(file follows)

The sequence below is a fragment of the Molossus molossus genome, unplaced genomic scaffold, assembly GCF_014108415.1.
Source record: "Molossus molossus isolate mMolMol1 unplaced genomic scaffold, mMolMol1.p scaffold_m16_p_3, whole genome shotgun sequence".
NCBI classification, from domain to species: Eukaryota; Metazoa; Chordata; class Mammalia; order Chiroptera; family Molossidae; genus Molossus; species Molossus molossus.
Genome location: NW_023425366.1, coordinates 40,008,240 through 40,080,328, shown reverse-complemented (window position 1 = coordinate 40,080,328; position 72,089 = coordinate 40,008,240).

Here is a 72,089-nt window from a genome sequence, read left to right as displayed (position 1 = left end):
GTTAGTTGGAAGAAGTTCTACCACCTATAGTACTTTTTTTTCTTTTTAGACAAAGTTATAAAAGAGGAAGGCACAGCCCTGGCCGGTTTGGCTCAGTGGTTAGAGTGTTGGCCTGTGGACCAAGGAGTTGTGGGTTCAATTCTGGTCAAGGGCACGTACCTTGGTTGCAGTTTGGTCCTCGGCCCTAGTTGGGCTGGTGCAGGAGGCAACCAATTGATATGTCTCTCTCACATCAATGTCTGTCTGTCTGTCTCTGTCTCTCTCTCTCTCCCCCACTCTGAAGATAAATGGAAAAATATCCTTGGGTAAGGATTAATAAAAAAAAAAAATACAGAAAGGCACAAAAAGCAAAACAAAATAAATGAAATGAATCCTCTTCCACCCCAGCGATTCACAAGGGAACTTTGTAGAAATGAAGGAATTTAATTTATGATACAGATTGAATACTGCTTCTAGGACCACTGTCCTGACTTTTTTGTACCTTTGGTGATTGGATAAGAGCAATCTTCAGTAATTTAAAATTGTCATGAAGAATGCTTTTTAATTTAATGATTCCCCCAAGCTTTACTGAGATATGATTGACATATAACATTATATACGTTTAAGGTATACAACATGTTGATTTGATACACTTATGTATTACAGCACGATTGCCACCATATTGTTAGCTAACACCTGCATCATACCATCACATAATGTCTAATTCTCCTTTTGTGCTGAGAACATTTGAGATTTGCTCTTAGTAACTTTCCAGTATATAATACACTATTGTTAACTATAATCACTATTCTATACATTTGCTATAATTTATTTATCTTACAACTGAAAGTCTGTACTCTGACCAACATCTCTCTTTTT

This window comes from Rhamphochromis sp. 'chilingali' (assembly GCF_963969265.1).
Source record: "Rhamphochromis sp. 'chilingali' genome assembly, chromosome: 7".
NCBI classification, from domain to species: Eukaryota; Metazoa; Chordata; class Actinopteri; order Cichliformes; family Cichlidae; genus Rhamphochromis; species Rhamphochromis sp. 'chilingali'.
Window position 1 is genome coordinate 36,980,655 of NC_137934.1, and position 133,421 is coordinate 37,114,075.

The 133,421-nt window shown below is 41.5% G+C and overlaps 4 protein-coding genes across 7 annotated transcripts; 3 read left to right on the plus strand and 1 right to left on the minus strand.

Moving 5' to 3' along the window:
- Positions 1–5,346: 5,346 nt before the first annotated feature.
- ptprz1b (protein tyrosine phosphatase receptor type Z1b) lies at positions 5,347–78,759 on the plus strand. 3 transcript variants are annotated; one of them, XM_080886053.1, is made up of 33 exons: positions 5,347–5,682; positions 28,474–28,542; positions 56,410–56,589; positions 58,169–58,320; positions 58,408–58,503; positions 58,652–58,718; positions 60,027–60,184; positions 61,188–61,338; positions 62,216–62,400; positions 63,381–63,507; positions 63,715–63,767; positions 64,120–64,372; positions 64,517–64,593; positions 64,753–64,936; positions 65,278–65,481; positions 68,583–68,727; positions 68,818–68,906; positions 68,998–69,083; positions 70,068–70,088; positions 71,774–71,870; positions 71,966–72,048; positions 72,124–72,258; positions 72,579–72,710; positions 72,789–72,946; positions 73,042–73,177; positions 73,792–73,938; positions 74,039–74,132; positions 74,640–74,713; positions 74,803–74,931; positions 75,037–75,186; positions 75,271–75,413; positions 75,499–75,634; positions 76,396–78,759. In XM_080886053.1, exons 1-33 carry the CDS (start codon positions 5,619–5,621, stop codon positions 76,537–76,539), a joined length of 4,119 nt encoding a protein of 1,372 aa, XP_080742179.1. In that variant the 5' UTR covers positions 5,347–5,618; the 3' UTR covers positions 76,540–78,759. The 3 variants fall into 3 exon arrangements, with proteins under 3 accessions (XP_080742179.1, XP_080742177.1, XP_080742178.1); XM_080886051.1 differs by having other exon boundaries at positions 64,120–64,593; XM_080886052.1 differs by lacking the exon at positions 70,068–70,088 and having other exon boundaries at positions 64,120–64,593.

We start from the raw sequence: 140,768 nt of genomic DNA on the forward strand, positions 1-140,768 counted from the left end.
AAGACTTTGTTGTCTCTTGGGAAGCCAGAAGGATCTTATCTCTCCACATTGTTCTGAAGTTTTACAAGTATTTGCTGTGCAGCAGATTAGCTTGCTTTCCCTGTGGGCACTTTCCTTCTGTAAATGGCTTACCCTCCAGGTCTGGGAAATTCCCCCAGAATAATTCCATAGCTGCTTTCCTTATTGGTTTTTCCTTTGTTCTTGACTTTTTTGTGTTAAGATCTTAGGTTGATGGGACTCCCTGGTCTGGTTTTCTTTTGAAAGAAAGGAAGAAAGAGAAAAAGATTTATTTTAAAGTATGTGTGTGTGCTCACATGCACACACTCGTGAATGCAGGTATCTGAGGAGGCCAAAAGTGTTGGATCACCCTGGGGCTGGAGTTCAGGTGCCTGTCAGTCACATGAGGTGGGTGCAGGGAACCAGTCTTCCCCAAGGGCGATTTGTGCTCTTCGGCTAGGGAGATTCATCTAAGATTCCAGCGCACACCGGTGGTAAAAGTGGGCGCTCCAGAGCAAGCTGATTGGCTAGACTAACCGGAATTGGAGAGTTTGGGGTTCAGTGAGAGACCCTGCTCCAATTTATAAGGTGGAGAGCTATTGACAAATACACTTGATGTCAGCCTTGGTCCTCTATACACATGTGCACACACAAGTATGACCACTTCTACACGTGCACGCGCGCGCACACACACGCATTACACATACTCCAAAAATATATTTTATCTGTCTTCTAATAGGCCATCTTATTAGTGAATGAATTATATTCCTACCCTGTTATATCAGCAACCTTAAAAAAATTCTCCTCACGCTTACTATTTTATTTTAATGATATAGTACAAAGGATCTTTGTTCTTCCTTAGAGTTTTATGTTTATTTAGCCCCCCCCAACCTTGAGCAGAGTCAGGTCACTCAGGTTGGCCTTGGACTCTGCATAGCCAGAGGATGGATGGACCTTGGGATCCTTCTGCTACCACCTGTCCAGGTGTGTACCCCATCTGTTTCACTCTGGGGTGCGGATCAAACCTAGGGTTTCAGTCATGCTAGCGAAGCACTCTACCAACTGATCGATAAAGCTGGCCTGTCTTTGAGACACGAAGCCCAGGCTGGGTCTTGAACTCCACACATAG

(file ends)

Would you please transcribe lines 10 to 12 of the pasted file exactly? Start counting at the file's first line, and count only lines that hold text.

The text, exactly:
Window position 1 is genome coordinate 36,980,655 of NC_137934.1, and position 133,421 is coordinate 37,114,075.

The 133,421-nt window shown below is 41.5% G+C and overlaps 4 protein-coding genes across 7 annotated transcripts; 3 read left to right on the plus strand and 1 right to left on the minus strand.

Moving 5' to 3' along the window: